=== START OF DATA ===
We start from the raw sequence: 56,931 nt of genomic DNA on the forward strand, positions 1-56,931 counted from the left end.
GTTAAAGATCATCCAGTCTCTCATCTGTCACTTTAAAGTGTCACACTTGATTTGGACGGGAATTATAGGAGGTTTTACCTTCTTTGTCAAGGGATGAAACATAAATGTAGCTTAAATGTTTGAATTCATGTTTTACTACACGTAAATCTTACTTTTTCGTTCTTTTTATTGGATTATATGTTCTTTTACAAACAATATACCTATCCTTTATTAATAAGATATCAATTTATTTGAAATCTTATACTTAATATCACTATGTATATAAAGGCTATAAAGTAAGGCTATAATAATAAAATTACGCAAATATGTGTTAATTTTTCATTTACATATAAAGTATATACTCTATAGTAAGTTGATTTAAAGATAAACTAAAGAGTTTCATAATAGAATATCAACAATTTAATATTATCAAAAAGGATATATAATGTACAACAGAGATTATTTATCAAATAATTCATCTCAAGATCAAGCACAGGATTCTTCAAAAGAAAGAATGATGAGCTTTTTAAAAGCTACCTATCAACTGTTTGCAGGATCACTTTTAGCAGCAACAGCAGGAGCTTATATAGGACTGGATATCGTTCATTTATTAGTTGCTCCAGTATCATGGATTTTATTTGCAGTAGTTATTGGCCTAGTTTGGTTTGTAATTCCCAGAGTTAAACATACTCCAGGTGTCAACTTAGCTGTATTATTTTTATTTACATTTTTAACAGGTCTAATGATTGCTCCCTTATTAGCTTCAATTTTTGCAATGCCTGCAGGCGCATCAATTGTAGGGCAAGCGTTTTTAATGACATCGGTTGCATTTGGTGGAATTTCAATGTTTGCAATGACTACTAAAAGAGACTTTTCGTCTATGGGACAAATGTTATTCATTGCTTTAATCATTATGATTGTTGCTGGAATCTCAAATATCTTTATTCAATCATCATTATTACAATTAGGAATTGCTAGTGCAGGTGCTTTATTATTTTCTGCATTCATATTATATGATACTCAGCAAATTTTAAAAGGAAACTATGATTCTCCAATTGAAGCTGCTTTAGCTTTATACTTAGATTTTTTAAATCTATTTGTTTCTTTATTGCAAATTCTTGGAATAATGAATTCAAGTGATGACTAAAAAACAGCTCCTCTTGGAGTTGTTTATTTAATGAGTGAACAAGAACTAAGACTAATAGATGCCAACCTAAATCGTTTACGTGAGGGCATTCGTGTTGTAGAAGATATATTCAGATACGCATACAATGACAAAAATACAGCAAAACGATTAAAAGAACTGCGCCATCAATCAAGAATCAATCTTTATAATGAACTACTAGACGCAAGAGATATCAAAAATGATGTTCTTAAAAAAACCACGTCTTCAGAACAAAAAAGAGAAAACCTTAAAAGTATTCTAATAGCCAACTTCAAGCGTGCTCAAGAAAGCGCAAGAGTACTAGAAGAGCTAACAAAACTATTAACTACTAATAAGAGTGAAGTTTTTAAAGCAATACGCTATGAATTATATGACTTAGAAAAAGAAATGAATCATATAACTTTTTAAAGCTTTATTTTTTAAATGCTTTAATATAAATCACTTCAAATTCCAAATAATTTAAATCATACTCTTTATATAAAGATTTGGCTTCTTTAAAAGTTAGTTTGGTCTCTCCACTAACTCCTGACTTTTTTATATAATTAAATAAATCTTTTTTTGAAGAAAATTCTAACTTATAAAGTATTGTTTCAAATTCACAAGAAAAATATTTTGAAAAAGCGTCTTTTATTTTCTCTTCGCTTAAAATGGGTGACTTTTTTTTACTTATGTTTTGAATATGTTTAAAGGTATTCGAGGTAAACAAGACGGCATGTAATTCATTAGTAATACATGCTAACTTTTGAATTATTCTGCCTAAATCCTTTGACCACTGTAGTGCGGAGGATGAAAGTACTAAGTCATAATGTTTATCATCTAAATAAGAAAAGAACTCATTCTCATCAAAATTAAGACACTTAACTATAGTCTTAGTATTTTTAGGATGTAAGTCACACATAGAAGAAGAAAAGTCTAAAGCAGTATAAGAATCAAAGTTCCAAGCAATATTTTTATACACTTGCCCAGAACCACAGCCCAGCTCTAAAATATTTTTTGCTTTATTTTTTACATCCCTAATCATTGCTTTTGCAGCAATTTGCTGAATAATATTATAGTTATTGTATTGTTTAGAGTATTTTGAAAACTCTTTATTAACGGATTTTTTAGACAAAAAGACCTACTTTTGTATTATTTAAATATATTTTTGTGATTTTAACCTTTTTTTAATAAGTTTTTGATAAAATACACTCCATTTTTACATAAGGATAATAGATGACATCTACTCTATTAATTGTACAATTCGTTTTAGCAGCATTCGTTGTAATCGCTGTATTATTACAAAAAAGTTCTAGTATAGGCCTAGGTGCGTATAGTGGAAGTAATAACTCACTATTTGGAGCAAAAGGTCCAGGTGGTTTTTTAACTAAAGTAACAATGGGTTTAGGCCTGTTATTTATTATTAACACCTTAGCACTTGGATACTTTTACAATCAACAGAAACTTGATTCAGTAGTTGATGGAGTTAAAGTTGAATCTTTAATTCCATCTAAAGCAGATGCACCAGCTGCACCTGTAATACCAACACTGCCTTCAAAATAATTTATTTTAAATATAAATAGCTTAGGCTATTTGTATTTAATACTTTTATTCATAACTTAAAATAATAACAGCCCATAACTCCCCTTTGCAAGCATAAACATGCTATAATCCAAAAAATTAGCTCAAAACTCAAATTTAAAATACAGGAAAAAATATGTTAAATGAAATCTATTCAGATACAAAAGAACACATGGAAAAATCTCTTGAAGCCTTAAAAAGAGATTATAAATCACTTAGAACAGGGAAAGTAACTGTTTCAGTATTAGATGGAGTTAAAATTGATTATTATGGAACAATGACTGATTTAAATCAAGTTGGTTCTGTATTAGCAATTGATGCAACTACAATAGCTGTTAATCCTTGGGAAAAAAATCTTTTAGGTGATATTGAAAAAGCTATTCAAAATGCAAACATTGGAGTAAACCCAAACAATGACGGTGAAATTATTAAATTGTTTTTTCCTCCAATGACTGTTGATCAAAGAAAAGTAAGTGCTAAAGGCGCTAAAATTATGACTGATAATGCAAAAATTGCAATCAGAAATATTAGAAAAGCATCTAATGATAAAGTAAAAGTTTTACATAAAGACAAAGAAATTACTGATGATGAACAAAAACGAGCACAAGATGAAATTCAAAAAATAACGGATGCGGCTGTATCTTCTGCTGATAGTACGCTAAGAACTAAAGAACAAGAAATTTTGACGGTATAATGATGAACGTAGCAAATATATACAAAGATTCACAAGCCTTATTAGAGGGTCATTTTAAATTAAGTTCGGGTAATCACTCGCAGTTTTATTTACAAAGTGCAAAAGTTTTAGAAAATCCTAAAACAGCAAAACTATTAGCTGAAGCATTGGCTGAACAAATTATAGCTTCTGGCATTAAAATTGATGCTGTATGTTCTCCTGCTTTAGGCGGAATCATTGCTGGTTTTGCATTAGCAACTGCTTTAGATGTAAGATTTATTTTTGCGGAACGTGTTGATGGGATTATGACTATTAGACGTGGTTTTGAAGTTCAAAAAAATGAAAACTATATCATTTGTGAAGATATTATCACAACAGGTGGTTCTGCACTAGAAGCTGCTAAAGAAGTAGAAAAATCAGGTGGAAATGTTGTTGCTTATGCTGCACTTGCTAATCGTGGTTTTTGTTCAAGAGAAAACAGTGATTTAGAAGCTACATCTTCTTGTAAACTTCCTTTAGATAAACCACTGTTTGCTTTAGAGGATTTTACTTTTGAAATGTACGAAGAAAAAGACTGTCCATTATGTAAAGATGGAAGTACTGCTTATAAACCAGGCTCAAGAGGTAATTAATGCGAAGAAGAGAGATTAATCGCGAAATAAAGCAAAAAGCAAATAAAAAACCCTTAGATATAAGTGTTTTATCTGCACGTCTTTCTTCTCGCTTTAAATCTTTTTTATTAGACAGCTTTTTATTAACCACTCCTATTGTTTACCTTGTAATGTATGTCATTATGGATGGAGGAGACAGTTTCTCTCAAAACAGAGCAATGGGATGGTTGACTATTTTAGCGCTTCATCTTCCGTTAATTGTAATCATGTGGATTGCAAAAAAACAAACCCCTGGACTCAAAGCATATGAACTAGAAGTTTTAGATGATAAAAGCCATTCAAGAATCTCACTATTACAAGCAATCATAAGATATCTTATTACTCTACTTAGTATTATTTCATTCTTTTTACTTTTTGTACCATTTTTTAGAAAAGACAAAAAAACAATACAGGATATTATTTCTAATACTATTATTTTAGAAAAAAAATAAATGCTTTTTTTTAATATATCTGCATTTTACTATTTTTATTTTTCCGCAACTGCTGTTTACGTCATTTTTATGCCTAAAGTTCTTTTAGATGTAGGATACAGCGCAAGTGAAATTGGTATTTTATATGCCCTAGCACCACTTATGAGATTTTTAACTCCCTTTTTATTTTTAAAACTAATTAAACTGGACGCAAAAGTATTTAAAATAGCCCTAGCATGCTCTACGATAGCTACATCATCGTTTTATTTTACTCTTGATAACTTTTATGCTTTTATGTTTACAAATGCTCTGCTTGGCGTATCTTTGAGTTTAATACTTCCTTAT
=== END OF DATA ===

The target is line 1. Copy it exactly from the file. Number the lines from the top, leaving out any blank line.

We start from the raw sequence: 56,931 nt of genomic DNA on the forward strand, positions 1-56,931 counted from the left end.